Businesses should not panic about the Conficker worm, but there should be a modicum of concern, says Conficker researcher Dan Kaminsky.
The worm, believed to be lying dormant on millions of computers, is expected to contact control and command centres today, prompting fears of cyber attacks.
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Security experts have downplayed the scale of the threat by pointing out that relatively few variants of Conficker are programmed to check in to control centres on 1 April.
Organisations have been advised to apply the relevant Microsoft security patch issued in October, but many IT departments have struggled to identify infected machines.
Conficker is designed to mask its presence, but in an important breakthrough announced this week, Kaminsky and two other researchers found a way of tracking it down.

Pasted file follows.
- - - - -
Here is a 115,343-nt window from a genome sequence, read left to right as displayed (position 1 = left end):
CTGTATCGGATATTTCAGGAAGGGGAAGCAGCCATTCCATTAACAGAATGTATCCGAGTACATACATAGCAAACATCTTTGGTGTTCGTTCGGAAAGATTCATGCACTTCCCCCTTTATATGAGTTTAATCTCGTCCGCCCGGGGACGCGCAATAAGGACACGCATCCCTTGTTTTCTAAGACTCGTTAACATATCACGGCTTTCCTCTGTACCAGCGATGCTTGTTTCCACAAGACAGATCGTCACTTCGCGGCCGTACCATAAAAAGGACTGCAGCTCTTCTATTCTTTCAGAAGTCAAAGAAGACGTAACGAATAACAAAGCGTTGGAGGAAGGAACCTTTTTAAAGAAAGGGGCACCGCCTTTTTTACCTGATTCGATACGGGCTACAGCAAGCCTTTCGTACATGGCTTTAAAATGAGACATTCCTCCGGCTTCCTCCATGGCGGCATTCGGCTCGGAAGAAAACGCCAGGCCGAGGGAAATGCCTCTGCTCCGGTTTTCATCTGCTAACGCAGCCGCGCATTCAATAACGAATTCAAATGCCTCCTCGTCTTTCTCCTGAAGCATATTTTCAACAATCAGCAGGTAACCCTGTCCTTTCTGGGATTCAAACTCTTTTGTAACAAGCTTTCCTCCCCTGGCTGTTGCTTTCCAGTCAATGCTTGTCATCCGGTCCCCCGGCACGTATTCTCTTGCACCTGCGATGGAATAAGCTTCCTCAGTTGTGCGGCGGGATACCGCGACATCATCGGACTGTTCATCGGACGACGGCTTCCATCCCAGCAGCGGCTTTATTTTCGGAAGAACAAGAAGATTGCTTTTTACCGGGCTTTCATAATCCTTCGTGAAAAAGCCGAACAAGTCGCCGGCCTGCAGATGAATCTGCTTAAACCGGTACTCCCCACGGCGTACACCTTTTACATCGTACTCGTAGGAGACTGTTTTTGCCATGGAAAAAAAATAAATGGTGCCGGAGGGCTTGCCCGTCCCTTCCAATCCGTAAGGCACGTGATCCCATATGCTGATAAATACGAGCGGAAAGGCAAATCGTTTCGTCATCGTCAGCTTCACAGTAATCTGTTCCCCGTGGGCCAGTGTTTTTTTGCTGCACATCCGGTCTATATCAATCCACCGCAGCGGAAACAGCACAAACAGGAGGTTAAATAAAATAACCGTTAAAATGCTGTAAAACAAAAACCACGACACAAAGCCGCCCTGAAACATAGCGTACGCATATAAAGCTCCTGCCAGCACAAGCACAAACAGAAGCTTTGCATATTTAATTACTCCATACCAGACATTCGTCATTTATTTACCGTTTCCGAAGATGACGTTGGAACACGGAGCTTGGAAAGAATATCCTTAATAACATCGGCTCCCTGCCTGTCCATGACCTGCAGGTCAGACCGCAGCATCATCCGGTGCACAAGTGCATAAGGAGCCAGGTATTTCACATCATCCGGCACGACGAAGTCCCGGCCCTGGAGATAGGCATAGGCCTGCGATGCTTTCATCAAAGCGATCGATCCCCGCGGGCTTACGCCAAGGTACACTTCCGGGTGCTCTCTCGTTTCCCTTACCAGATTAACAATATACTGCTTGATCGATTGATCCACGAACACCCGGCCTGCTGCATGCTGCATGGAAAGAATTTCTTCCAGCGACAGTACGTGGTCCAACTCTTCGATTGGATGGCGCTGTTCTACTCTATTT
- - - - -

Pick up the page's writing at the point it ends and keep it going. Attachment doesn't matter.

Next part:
"Conficker actually changes what Windows looks like on the network, and this change can be detected remotely, anonymously and quickly," said Kaminsky.
Several security software supplier have used the discovery to develop enterprise scanners, making it much easier for businesses to measure their exposure to Conficker.
"We have really moved this into the due diligence territory of one engineer kicking off a scan before lunch and getting answers by the time he gets back," said Kaminsky.
The researchers still do not know what Conficker is going to do if it is allowed to contact its command and control centres, but Kaminsky said its authors are clearly malicious and this scanner makes it cheap enough to find their code.
Until now, IT departments have had no way of telling which computers in their networks have been patched with the genuine Microsoft patch and risked overlooking infected computers that Conficker made appear to be patched.